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S69-40147 (27 July 1969) --- The Apollo 11 crewmen, still under a 21-day quarantine, are greeted by their wives. They arrived at Ellington Air Force Base very early Sunday after a flight aboard a U.S. Air Force C-141 transport from Hawaii. Looking through the window of a Mobile Quarantine Facility (MQF) are (left to right) astronauts Neil A. Armstrong, Edwin E. Aldrin Jr., and Michael Collins. The wives are (left to right) Mrs. Pat Collins, Mrs. Jan Armstrong, and Mrs. Joan Aldrin. The crew of the historic Apollo 11 lunar landing mission remained in the MQF until they arrived to the Crew Reception Area of the Lunar Receiving Laboratory at the Manned Spacecraft Center (MSC). The astronauts will be released from quarantine on Aug. 11, 1969.
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S69-21783 (24 July 1969) --- The Apollo 11 Command Module (CM) is photographed as it is hoisted aboard the USS Hornet, prime recovery vessel for the historic Apollo 11 lunar landing mission. The splashdown took place at 11:49 a.m. (CDT), July 24, 1969, about 812 nautical miles southwest of Hawaii, only 12 nautical miles from the USS Hornet.
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S69-40758 (24 July 1969) --- The Apollo 11 spacecraft Command Module (CM) and the Mobile Quarantine Facility (MQF) are photographed aboard the USS Hornet, prime recovery ship for the historic first lunar landing mission. The three crewmen are already in the MQF. Apollo 11 with astronauts Neil A. Armstrong, Michael Collins and Edwin E. Aldrin Jr. aboard splashed down at 11:49 a.m. (CDT), July 24, 1969, about 812 nautical miles southwest of Hawaii and only 12 nautical miles from the USS Hornet. While astronauts Armstrong, commander, and Aldrin, lunar module pilot, descended in the Lunar Module (LM) "Eagle" to explore the Sea of Tranquility region of the moon, astronaut Collins, command module pilot, remained with the Command and Service Modules (CSM) "Columbia" in lunar orbit.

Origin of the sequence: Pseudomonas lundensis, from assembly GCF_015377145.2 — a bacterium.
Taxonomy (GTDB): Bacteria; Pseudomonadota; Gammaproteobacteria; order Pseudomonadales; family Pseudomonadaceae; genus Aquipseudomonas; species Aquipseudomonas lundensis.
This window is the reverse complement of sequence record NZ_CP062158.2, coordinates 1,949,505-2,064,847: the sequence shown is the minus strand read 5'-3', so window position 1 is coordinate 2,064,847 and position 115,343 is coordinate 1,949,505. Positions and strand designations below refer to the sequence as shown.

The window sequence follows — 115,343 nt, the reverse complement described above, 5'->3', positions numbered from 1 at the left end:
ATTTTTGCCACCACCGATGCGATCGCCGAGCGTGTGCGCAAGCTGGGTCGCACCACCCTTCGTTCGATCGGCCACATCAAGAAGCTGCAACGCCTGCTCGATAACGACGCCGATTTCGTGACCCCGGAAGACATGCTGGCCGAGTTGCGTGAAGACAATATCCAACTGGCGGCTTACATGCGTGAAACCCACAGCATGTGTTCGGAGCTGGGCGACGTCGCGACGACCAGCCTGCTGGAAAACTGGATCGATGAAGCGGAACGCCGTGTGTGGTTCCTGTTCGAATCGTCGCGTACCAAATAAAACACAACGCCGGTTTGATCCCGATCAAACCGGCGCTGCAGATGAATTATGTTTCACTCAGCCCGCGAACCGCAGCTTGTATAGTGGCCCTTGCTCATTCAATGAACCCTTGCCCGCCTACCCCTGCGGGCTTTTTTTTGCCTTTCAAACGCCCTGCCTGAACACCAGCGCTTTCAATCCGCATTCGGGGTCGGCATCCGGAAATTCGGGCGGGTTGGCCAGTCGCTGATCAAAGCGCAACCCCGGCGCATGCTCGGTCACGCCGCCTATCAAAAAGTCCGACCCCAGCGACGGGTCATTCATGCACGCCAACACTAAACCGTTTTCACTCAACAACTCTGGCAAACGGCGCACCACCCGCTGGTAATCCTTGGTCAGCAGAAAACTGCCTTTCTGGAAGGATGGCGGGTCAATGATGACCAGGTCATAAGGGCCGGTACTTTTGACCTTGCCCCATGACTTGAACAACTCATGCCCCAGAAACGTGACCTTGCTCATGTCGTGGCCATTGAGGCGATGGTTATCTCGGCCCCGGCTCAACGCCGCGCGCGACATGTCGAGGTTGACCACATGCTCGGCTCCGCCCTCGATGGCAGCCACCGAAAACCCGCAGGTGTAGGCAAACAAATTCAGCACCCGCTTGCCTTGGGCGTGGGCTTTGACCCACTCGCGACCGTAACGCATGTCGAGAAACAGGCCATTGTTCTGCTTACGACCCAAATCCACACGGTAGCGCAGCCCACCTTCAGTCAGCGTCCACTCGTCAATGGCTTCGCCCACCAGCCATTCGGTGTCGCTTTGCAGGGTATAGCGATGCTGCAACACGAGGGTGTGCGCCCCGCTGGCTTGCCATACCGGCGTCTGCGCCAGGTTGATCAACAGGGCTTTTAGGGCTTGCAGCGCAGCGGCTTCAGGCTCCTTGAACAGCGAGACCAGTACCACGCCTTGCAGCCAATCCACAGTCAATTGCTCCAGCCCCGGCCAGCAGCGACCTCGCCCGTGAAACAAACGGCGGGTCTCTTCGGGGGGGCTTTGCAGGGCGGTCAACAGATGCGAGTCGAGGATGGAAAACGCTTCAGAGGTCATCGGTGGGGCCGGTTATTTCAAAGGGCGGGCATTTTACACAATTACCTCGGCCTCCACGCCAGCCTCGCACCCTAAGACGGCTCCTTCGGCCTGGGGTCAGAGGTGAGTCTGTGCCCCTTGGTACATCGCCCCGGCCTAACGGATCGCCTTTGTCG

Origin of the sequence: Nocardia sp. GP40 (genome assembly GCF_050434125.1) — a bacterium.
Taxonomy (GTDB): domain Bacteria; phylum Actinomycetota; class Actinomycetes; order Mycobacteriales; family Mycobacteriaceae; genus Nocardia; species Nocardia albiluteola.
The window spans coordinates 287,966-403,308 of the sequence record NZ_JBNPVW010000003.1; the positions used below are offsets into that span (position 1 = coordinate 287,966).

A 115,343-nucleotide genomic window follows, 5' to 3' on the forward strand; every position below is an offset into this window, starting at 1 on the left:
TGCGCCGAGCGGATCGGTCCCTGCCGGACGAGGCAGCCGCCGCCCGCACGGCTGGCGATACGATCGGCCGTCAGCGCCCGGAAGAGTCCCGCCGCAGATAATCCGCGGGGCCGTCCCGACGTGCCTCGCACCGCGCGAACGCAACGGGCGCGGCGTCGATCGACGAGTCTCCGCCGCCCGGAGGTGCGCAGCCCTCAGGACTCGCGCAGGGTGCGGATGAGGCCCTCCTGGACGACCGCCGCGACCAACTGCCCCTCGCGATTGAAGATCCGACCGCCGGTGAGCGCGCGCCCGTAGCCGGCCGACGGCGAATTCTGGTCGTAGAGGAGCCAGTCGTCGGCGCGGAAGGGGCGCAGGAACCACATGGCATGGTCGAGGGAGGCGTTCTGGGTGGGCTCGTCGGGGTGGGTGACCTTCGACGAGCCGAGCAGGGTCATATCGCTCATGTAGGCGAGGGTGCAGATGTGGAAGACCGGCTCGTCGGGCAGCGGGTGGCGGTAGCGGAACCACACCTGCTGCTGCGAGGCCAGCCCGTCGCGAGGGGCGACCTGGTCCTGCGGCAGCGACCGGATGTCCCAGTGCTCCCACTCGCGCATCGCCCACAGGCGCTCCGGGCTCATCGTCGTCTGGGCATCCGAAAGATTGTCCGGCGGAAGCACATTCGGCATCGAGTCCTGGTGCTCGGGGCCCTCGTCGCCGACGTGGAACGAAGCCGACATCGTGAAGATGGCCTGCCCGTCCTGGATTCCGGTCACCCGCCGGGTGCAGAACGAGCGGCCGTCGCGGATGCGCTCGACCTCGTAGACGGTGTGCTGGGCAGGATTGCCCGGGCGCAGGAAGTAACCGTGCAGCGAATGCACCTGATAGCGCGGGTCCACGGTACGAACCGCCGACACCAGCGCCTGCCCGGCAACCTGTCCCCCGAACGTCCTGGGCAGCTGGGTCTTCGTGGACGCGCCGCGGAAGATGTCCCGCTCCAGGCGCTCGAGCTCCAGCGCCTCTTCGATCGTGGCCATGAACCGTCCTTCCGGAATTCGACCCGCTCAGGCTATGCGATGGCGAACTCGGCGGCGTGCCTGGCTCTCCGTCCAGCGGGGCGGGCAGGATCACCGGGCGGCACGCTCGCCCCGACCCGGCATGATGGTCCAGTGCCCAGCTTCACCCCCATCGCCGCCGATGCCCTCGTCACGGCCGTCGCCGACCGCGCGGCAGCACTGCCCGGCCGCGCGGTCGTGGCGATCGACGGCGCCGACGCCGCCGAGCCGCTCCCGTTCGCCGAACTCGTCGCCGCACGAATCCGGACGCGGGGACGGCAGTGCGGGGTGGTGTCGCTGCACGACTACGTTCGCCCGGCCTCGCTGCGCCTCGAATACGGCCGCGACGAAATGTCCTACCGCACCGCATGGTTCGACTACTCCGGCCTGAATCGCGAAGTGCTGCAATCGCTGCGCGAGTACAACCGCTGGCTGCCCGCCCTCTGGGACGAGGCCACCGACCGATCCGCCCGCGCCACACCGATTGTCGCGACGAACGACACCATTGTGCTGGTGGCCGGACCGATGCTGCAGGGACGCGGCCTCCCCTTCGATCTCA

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S69-40302 (24 July 1969) --- A group of NASA and Manned Spacecraft Center (MSC) officials join in with the flight controllers in the Mission Operations Control Room (MOCR) in the Mission Control Center (MCC), Building 30, in celebrating the successful conclusion of the Apollo 11 lunar landing mission. From left foreground are Dr. Maxime A. Faget, MSC Director of Engineering and Development; George S. Trimble, MSC Deputy Director; Dr. Christopher C. Kraft Jr., MSC Director of Flight Operations; Julian Scheer (in back), Assistant Administrator, Office of Public Affairs, NASA Headquarters; George M. Low, Manager, Apollo Spacecraft Program, MSC; Dr. Robert R. Gilruth, MSC Director; and Charles W. Mathews, Deputy Associate Administrator, Office of Manned Space Flight, NASA Headquarters.
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S69-39996 (25 July 1969) --- The first Apollo 11 sample return container, with lunar surface material inside, is unloaded at the Lunar Receiving Laboratory, Building 37, Manned Spacecraft Center (MSC). The rock box had arrived only minutes earlier at Ellington Air Force Base by air from the Pacific recovery area. The lunar samples were collected by astronauts Neil A. Armstrong and Edwin E. Aldrin Jr. during their lunar surface extravehicular activity.